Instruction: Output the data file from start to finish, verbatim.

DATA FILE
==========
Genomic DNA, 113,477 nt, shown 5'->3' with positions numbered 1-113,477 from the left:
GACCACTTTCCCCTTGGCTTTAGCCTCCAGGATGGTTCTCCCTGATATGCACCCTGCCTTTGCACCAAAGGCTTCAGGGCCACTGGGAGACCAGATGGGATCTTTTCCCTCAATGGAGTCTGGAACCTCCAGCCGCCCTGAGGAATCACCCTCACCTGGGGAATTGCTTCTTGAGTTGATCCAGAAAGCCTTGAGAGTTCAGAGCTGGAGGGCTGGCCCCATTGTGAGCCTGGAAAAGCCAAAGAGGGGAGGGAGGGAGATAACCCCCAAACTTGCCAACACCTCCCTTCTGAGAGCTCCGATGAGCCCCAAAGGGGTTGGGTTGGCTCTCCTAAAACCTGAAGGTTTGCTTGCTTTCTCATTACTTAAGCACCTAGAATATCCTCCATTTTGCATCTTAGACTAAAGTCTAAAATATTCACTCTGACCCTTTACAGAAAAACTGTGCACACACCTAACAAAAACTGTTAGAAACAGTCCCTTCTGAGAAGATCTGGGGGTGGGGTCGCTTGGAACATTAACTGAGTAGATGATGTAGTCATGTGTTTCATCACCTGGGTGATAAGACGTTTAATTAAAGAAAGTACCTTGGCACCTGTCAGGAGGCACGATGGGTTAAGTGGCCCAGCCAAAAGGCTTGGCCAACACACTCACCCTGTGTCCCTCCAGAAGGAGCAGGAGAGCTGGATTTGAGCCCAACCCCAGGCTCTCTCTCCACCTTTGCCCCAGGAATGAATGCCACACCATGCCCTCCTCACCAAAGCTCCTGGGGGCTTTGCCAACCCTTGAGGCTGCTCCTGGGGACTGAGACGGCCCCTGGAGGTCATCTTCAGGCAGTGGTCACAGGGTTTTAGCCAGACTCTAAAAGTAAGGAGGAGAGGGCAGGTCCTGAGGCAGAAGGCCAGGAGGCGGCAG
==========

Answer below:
Genomic DNA, 113,477 nt, shown 5'->3' with positions numbered 1-113,477 from the left:
GACCACTTTCCCCTTGGCTTTAGCCTCCAGGATGGTTCTCCCTGATATGCACCCTGCCTTTGCACCAAAGGCTTCAGGGCCACTGGGAGACCAGATGGGATCTTTTCCCTCAATGGAGTCTGGAACCTCCAGCCGCCCTGAGGAATCACCCTCACCTGGGGAATTGCTTCTTGAGTTGATCCAGAAAGCCTTGAGAGTTCAGAGCTGGAGGGCTGGCCCCATTGTGAGCCTGGAAAAGCCAAAGAGGGGAGGGAGGGAGATAACCCCCAAACTTGCCAACACCTCCCTTCTGAGAGCTCCGATGAGCCCCAAAGGGGTTGGGTTGGCTCTCCTAAAACCTGAAGGTTTGCTTGCTTTCTCATTACTTAAGCACCTAGAATATCCTCCATTTTGCATCTTAGACTAAAGTCTAAAATATTCACTCTGACCCTTTACAGAAAAACTGTGCACACACCTAACAAAAACTGTTAGAAACAGTCCCTTCTGAGAAGATCTGGGGGTGGGGTCGCTTGGAACATTAACTGAGTAGATGATGTAGTCATGTGTTTCATCACCTGGGTGATAAGACGTTTAATTAAAGAAAGTACCTTGGCACCTGTCAGGAGGCACGATGGGTTAAGTGGCCCAGCCAAAAGGCTTGGCCAACACACTCACCCTGTGTCCCTCCAGAAGGAGCAGGAGAGCTGGATTTGAGCCCAACCCCAGGCTCTCTCTCCACCTTTGCCCCAGGAATGAATGCCACACCATGCCCTCCTCACCAAAGCTCCTGGGGGCTTTGCCAACCCTTGAGGCTGCTCCTGGGGACTGAGACGGCCCCTGGAGGTCATCTTCAGGCAGTGGTCACAGGGTTTTAGCCAGACTCTAAAAGTAAGGAGGAGAGGGCAGGTCCTGAGGCAGAAGGCCAGGAGGCGGCAG